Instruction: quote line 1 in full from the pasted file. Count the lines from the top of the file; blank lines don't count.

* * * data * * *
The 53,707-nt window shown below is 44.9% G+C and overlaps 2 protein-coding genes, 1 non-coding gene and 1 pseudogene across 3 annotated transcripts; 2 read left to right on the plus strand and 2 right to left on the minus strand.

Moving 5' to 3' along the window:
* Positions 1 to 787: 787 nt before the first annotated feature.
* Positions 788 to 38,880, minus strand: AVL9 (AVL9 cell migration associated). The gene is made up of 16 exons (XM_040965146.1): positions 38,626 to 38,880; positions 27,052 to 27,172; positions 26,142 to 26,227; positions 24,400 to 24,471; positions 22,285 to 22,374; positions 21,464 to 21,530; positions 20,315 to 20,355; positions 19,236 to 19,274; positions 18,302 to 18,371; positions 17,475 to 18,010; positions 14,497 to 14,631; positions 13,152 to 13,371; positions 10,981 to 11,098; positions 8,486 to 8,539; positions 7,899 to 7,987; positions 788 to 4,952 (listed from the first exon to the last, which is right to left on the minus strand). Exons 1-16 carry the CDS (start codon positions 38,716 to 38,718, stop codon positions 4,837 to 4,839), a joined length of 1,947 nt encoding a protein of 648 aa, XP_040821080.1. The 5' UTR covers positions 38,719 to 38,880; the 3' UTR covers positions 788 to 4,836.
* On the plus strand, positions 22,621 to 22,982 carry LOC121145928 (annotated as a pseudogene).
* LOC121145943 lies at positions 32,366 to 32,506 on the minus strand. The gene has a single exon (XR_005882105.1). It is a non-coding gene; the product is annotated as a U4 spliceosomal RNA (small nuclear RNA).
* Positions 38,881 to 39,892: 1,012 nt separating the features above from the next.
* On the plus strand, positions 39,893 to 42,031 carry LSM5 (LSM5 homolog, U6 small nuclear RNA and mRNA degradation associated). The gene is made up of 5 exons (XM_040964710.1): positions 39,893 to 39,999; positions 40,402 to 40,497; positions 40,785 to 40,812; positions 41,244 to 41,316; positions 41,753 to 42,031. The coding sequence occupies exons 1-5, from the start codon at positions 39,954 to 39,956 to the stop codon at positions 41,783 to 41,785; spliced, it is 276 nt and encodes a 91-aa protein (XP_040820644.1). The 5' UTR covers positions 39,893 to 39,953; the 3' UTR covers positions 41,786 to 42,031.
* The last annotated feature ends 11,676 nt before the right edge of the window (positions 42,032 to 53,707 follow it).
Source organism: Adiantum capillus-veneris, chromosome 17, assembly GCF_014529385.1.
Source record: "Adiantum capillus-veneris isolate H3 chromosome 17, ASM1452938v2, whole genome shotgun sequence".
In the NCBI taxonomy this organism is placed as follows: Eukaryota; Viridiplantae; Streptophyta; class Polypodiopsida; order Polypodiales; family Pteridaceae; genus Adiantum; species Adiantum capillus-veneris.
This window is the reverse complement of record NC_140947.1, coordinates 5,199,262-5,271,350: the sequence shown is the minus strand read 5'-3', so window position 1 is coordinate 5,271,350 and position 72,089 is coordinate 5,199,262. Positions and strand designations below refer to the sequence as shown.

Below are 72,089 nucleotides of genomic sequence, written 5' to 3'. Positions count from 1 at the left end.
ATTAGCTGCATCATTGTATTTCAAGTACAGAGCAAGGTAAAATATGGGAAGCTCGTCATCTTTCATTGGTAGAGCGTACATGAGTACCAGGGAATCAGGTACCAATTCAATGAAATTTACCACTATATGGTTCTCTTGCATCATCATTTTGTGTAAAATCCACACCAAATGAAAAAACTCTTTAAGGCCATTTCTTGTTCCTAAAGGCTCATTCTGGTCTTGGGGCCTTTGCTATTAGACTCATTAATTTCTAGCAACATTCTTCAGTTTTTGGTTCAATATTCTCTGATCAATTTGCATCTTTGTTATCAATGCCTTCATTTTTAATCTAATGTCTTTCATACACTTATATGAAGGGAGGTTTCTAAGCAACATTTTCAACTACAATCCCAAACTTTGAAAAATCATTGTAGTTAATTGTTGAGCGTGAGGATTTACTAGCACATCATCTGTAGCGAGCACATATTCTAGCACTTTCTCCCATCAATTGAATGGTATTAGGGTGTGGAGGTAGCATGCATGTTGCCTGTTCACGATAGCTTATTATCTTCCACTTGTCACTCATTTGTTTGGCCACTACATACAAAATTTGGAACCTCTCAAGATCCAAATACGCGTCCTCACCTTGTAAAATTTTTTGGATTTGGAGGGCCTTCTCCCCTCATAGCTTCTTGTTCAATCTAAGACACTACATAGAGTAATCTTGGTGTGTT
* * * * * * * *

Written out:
The 53,707-nt window shown below is 44.9% G+C and overlaps 2 protein-coding genes, 1 non-coding gene and 1 pseudogene across 3 annotated transcripts; 2 read left to right on the plus strand and 2 right to left on the minus strand.